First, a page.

On the Chicano Moratorium of 1970: A Legal, Historical Inquiry Into the Events and the Death of Ruben Salazar

By Dr. Juan Gómez-Quiñones

Some while ago, the upcoming 50th anniversary of the Chicano Moratorium (August 29, 1970) in 2020 did indeed loom in people’s minds, but memories have since quickened and so have questions. More than justifiable was the attractively prominent front-page story of Eastern Group Publications (EGP), September 4, 2014, accompanied by an attention-drawing sharp photograph of a ceremony celebrating a plaque commemorating the life of Ruben Salazar placed at Salazar Park in East Los Angeles. The volunteer ceremony, the modest plaque, the EGP story—all were commendable in several ways. Certainly commendable are these actions and words of those lighting this candle of memories.

To be sure, the memorial candle does not lighten either dark comers or as yet unwritten pages on all matters pertinent to the events of August 29, 1970.

Indeed, the very heartening EGP story by a sensitive reporter —who well may be a grandchild of those young people alive at the times of the August events— confesses there are questions to be asked even today nearly 50 years later. Her questions inspire mine and more. And that is why we must ask: What is our responsibility to her and the next generation, as we face the daunting memory of August 29, 1970, today when civil rights are at risk?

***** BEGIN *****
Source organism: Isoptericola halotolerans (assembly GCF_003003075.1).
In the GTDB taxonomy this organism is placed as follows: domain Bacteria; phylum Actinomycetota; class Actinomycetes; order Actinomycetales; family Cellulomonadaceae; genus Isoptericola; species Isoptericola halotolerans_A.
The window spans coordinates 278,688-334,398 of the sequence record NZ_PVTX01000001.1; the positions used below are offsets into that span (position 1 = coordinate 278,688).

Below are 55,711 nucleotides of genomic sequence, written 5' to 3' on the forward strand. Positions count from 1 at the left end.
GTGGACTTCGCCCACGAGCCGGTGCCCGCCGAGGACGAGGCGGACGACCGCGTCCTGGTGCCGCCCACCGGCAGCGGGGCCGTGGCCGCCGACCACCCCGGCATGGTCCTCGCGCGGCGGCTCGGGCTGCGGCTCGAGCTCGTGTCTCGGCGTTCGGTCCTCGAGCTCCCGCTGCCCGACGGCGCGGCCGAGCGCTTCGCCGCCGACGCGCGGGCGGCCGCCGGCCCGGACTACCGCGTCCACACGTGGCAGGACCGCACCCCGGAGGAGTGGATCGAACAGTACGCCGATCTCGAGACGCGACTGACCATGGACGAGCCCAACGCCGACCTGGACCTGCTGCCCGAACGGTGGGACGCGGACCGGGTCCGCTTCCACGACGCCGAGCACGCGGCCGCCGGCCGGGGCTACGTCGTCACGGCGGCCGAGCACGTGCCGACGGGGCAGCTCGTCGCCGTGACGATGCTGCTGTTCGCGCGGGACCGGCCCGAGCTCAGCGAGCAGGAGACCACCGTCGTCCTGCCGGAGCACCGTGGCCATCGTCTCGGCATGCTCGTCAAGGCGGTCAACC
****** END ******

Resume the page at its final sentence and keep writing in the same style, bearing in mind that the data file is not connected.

Our grandparents have a saying our grandchildren should consider, “mal pensar es asertar” (“to think the worse is to be on the mark”). Time passes for victims and culprits, but time does not heal all hurts. Moreover, time passages may second the intentions of culprits who prefer inattention or better forgetfulness of their crimes.

As of yet, the misdeeds of the culprits of August 29 cannot achieve complete forgetfulness while witnesses live and, indeed, they do. Inevitably as days go by, eventually, there will be no witnesses to identify even redacted records to examine for scrutinous questioners to address. To some of us, some survivors of that day, the matters of August 29 are wounds demanding the need to be healed: “una espina que se debe sanar.”